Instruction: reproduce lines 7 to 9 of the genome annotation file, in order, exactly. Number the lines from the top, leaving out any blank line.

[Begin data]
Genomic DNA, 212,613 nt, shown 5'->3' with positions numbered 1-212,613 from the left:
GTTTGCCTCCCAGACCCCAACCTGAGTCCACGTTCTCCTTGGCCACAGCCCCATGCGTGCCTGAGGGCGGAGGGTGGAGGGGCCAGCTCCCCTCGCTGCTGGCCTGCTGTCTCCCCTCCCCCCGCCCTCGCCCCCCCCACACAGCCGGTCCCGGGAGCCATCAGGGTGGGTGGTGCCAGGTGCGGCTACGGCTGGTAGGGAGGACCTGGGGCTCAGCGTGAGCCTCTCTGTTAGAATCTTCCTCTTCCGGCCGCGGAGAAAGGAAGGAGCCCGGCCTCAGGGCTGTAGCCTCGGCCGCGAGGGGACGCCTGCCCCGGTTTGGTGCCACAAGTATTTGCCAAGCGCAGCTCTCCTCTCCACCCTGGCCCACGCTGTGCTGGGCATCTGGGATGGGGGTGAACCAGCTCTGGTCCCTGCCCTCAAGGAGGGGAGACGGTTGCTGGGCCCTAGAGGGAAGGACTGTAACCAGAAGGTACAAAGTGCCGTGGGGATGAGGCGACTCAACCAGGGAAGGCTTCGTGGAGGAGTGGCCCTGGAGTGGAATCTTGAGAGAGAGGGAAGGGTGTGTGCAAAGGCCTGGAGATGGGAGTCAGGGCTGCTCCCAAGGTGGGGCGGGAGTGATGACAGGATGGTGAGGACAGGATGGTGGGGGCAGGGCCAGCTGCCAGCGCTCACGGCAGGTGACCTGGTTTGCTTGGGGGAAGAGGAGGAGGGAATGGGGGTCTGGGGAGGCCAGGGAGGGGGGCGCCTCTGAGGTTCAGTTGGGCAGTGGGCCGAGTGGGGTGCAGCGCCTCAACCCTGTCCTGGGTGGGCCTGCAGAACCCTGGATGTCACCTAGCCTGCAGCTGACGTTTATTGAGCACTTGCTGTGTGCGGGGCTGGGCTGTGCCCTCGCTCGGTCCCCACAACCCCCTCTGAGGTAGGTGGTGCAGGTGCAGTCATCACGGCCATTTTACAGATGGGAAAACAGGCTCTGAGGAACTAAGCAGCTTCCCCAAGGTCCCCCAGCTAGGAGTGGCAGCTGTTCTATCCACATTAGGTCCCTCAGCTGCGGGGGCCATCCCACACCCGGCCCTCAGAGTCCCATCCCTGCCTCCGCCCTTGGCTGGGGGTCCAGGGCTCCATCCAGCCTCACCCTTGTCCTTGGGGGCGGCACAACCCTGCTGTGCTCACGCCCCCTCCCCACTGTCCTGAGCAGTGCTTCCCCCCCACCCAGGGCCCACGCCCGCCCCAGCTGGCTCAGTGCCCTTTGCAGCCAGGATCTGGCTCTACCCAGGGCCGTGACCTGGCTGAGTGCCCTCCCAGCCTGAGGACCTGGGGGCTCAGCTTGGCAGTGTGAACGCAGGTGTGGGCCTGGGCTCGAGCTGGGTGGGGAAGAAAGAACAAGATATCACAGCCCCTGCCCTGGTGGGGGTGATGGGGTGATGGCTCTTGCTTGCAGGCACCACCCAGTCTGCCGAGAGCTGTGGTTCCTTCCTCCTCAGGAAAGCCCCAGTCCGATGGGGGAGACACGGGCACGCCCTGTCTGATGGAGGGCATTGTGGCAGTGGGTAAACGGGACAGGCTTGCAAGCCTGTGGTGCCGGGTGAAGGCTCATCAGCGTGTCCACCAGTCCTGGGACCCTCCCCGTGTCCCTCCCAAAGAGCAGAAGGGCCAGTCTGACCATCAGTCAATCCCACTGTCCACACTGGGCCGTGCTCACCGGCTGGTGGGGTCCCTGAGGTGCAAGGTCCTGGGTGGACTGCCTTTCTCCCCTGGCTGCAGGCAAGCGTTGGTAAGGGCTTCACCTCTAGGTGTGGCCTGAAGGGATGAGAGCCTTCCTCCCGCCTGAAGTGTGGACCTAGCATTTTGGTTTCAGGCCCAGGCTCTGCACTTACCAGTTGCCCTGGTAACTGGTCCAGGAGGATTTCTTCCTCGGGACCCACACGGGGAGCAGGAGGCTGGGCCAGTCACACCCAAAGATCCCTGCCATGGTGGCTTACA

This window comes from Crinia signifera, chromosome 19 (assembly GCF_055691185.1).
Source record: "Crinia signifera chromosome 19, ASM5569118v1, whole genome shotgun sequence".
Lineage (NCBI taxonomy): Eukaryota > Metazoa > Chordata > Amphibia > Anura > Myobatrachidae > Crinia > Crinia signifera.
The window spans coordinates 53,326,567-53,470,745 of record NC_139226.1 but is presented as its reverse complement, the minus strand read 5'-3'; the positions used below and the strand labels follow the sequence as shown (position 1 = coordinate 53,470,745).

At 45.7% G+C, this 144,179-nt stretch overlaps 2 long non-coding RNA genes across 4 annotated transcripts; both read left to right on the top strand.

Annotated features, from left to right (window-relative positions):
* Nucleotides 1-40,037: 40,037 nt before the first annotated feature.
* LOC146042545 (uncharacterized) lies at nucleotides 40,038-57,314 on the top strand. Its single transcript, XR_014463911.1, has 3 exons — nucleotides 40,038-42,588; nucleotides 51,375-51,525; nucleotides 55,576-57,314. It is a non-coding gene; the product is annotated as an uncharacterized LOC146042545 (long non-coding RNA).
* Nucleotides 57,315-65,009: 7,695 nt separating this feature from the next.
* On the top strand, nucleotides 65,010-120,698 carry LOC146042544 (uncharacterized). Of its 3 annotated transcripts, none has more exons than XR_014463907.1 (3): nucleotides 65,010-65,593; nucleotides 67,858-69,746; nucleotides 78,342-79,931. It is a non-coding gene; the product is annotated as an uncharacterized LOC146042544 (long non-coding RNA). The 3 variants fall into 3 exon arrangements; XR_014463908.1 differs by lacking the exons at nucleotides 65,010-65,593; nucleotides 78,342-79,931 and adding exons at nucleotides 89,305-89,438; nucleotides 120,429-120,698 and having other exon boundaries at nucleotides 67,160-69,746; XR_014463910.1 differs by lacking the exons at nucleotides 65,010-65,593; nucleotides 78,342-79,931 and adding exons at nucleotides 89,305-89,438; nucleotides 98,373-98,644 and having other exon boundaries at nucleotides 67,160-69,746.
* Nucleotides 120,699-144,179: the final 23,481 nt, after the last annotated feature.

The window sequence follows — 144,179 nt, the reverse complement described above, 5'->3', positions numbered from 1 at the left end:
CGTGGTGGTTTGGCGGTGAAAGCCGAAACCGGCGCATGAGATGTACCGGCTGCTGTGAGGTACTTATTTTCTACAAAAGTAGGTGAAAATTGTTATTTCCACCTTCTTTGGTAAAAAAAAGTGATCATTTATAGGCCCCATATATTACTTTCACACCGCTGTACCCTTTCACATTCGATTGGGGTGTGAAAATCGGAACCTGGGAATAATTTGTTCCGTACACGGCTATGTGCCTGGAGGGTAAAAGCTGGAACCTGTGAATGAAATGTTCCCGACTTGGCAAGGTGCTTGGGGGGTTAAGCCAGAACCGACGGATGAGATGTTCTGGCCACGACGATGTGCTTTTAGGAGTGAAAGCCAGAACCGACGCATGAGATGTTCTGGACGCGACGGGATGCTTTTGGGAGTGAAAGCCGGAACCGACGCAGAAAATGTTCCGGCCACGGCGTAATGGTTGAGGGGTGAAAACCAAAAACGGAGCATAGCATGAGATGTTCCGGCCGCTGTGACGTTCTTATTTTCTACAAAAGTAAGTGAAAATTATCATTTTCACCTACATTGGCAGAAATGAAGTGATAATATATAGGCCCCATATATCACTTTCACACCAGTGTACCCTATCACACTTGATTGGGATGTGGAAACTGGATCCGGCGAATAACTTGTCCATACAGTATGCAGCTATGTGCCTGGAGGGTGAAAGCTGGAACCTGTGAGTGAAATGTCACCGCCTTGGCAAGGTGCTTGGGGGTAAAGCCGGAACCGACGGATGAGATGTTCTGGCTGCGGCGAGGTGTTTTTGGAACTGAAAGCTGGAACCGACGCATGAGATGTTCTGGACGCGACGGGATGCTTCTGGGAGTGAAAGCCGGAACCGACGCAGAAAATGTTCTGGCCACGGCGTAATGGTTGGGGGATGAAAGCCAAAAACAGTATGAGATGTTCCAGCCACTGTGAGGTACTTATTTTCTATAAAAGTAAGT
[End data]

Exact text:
At 45.7% G+C, this 144,179-nt stretch overlaps 2 long non-coding RNA genes across 4 annotated transcripts; both read left to right on the top strand.

Annotated features, from left to right (window-relative positions):
* Nucleotides 1-40,037: 40,037 nt before the first annotated feature.